A gentleman I met on the plane over to Helsinki illuminated me about the importance of snow in the northern hemisphere. Rainy winters without snow are dark, whereas when you have snow, you have light reflection and brightness, which is necessary for well-being. (Could climate change affect our mental health as well?) And is this why everyone in Finland seems to be so happy about the snow this year after years of rainy winters due to global warming?*
Is this also why the Finnish people do not care how cold it is; they are determined to get outside for as long as they can every day, even the children and the elderly. I have enjoyed their appreciation for fresh air and exercise. Just another affirmation regarding what I know we all need no matter our age.
So, I had the three factors to kick-start once again, which has been my lifelong pattern of solid sleep regardless of my enviroment or conditions (minus the years of babydom, which don’t count). You can’t really separate these factors because all are important, though the actual sunlight had been the one missing link for me for way too many days. The below reference from just one of many studies proves that we do not need to be addicted to pharmaceuticals for restful sleep during winter months or any other time for that matter. This study in the Lancet on Seasonal Affective Disorder (SAD) confirms what I knew to be true:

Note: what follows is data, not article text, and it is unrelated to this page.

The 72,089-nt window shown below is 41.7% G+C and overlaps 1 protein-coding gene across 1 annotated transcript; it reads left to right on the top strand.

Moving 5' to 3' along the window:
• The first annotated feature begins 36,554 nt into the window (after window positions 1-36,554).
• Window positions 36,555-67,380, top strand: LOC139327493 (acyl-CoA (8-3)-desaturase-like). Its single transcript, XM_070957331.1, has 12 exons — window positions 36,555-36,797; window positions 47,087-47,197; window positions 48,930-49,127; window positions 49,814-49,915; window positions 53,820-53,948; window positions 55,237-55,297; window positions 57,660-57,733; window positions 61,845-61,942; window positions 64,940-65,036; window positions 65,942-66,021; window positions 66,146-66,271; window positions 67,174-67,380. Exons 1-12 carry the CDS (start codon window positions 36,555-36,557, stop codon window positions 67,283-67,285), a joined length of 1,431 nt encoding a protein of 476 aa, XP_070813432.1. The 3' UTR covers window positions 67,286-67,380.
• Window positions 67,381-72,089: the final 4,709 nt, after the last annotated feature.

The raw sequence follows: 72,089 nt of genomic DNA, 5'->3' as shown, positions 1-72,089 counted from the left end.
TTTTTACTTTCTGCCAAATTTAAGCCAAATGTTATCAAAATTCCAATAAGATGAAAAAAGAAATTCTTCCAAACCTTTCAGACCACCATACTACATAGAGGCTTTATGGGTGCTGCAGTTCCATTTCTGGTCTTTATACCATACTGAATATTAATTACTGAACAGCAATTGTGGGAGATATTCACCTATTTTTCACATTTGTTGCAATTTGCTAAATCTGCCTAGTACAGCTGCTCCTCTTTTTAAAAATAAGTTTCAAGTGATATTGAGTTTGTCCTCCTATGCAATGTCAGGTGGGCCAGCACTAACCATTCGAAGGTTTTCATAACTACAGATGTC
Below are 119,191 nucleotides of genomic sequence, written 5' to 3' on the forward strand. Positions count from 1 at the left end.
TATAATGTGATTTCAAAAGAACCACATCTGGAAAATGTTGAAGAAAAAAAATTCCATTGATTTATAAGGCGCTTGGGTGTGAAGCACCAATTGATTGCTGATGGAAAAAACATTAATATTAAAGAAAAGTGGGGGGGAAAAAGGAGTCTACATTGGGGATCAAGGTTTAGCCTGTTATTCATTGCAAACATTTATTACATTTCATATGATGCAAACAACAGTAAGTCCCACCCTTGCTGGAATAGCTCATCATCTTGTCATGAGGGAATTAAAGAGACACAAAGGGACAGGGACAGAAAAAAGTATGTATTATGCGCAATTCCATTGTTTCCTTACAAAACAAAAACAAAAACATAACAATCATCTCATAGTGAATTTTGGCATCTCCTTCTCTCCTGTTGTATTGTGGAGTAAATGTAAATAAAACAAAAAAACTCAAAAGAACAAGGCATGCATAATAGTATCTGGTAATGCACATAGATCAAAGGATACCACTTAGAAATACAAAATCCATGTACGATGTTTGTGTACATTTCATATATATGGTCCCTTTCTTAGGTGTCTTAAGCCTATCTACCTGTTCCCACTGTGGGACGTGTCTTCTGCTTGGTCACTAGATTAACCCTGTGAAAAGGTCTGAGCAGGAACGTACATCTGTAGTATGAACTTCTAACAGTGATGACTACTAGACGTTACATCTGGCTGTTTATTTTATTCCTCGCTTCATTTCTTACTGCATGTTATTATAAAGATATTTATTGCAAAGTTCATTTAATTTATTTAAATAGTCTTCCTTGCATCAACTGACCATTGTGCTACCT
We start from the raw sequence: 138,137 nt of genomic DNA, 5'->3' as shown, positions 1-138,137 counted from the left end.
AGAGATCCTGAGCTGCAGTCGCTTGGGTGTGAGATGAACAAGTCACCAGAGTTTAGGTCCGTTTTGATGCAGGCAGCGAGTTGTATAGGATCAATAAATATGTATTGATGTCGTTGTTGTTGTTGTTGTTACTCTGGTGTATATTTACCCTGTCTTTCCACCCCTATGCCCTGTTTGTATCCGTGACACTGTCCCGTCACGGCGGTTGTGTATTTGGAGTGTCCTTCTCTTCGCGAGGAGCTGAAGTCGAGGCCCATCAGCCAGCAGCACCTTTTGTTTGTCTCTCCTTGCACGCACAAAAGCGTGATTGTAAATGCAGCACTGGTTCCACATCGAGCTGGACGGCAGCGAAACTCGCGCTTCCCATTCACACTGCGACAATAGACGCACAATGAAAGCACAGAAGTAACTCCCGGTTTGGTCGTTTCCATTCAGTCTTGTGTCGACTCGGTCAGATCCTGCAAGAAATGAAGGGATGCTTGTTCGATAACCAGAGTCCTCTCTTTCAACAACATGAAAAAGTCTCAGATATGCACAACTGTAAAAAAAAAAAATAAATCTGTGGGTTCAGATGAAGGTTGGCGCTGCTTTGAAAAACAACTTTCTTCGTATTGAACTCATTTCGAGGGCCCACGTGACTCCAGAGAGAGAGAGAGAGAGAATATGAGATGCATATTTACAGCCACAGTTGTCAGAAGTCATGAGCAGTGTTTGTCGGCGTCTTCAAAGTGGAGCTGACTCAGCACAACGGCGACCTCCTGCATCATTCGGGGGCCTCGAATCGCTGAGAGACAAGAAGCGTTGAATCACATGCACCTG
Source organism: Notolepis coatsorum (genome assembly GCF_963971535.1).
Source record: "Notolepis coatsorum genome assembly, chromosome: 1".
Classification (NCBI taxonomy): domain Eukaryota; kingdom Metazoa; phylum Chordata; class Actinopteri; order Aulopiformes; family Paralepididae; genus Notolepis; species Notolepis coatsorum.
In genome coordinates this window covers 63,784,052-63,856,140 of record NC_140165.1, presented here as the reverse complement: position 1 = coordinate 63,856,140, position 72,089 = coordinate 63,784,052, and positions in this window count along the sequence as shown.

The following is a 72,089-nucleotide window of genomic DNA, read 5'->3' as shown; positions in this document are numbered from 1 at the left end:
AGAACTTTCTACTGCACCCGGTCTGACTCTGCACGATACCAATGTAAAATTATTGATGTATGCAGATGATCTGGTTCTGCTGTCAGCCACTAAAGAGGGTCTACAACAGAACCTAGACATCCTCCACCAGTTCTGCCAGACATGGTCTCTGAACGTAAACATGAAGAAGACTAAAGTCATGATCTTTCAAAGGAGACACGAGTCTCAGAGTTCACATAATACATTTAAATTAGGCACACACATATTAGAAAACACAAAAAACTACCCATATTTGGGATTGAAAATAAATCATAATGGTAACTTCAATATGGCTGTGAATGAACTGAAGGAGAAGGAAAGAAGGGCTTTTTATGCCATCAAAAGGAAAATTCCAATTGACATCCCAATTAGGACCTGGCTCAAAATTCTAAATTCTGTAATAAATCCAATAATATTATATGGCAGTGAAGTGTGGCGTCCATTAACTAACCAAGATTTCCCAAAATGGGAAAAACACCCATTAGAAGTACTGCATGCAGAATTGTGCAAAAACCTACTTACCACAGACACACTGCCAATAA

“These findings support the use of morning light for treatment of SAD, and are in keeping with the “phase-shift hypothesis”, says Lewy. “People get depressed in winter at least in part because of a delay in their body clocks”, he proposes. In summer, exposure to bright light occurs on waking. In winter, dawn is later, “and since we cue mainly to dawn, our other circadian rhythms drift later, and get out of phase with sleep”. Morning light pushes the rhythms back into phase with sleep, reducing SAD by “removing the internal dysynchrony”. Alternatively, people could simply be more sensitive to light in the morning, he notes.” (Benefits of phototherapy on SAD illuminated by Marilynn Larkin. The Lancet, Volume 352, Issue 9136, Page 1289, 17 October 1998)
With this morning’s cloudy sky, it gives me a thrill just thinking of that glorious feeling of sunshine on my face yesterday. I hope it was enough to carry over because sunshine does not look like an option today!